So what happened? Logically, it could only be one of two things: either you misjudged Obama or you misjudged America. I know, at this point, that the first option is a nonstarter. For a true ultraconservative like yourself, the idea that you might be wrong about Obama—that the president is just a human politician you happen to disagree with, rather than, say, some sort of malevolent alien life form—is unthinkable. So that leaves the second option. You must have gotten America wrong somehow.
I know this is an uncomfortable notion. Honestly, I don’t expect you to agree. But here’s the thing: the election—the unskewed, unspinnable, undeniable accumulation of votes cast by your fellow Americans—is all the evidence you need. The election is proof that America is not what you knew it to be, at least not anymore. Your America never would have reelected the creator of Obamacare. It never would have reelected the man who announced our Afghanistan withdrawal date. Same goes for the guy who spent hundreds of billions of taxpayer dollars to stimulate the economy and prop up the auto industry; who presided over a period of record unemployment and rising national debt; who came out in support of gay marriage.
But, again, America did just that. Could it be, then, that the America you knew—the America some of you have called the Real America—is not the Real America after all?
What if your Real America is an illusion? A big, glassy, Truman Show bubble? A blinkered fantasyland where everyone agrees with you, where everyone thinks like you, from Rush on the radio to Sean on Fox; from the columnists at WorldNetDaily to the chain letters in your inbox; from one corner of your homogeneously redrawn congressional district to the other? Our modern media culture is so potent, pervasive, and personalized, and our political landscape so segregated, that it is now possible for a person to go through life rarely, if ever, hearing an opposing point of view. You were so sure your America was the real America because you never encountered any evidence to the contrary—not on TV, not on the radio, not online, and not in your community.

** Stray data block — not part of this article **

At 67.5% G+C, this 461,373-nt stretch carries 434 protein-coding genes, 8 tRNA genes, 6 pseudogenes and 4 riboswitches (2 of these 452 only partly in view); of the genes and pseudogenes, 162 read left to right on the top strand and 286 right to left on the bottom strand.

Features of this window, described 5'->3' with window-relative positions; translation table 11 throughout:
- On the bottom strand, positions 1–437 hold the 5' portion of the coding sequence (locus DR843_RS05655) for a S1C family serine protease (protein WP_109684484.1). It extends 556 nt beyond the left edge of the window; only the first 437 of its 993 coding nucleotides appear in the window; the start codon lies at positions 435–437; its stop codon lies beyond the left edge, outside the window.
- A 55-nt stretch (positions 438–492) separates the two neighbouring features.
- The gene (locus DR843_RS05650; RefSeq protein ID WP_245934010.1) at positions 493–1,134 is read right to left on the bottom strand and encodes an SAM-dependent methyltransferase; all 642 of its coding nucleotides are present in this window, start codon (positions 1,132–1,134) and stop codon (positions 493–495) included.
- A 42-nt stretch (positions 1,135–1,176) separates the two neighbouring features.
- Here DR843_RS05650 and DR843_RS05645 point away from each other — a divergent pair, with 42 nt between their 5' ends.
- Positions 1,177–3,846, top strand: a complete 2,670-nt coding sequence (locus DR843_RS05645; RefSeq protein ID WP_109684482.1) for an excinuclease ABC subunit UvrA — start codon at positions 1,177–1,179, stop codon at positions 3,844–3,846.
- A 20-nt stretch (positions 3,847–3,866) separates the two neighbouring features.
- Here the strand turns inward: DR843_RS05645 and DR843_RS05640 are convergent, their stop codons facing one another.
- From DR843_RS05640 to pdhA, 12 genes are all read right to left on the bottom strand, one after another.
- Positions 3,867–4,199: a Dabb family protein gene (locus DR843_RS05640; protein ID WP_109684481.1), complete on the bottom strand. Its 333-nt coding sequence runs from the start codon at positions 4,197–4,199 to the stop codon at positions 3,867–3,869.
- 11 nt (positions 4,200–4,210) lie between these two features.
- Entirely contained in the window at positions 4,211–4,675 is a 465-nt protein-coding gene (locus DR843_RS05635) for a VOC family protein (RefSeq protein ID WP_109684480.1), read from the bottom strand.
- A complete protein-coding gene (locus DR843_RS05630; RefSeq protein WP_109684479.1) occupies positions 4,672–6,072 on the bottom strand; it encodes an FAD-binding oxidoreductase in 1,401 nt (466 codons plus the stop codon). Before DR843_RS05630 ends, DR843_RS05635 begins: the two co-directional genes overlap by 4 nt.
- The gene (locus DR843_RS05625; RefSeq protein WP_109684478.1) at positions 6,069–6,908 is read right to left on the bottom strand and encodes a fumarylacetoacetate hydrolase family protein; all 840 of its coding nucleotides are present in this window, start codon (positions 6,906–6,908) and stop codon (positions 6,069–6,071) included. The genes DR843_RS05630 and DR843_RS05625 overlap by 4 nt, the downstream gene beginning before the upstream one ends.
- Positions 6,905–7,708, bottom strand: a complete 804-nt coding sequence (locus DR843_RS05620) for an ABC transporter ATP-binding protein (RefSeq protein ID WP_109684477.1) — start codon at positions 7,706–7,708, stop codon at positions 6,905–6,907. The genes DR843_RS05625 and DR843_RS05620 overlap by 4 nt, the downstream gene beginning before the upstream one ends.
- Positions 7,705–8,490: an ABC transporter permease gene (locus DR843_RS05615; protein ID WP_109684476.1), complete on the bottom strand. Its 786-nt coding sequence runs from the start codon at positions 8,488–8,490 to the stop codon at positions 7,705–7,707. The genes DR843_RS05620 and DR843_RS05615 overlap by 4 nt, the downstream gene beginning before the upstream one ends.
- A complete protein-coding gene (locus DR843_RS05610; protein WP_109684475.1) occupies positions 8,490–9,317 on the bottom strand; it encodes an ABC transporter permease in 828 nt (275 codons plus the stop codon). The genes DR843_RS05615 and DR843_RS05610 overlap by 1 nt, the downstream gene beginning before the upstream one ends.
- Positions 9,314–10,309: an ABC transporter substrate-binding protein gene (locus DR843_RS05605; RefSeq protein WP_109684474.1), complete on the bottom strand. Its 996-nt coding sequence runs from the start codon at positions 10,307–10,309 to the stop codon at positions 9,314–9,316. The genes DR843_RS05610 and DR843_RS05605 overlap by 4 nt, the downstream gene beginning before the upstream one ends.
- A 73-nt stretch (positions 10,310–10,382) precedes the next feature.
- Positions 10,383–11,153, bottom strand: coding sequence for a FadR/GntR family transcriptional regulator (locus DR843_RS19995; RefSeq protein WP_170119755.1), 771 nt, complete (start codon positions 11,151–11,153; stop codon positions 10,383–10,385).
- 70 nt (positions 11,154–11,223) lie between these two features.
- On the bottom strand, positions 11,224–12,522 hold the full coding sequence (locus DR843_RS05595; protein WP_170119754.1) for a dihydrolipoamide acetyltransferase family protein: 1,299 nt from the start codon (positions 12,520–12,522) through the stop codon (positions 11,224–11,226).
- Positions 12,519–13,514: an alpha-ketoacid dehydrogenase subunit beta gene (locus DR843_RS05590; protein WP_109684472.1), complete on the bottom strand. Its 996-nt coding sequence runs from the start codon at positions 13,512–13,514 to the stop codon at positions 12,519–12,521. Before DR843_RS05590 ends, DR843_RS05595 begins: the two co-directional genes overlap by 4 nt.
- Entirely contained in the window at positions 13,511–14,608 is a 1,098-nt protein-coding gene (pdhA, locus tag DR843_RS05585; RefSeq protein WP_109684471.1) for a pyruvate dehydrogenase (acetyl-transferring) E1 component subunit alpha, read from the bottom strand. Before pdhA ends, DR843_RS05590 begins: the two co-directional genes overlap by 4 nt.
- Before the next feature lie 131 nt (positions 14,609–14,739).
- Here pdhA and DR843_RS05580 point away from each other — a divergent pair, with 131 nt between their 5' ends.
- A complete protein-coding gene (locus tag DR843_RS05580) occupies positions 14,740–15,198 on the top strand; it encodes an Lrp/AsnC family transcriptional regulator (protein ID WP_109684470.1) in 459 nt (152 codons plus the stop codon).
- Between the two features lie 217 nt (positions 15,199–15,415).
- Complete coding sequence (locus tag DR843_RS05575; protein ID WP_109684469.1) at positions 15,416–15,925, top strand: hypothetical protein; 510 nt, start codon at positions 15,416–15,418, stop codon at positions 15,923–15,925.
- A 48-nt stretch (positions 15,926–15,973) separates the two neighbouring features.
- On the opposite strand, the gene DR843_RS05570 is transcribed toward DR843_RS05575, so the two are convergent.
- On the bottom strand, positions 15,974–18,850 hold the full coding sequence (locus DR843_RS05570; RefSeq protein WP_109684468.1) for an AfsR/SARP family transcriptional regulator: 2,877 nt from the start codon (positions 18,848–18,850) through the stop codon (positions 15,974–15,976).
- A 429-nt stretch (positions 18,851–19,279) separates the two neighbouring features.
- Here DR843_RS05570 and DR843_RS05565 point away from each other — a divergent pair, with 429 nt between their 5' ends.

The 2012 election should burst that bubble. Returns like Tuesday’s make it hard to keep on choosing your own reality. The numbers are the numbers. Americans voted for gay marriage in Maine, Maryland, and Minnesota. They voted for legal marijuana in Colorado and Washington. They voted for a lesbian in Wisconsin—the first openly gay senator in U.S. history. And they voted against evangelical Tea Partiers in the very winnable states of Indiana and Missouri.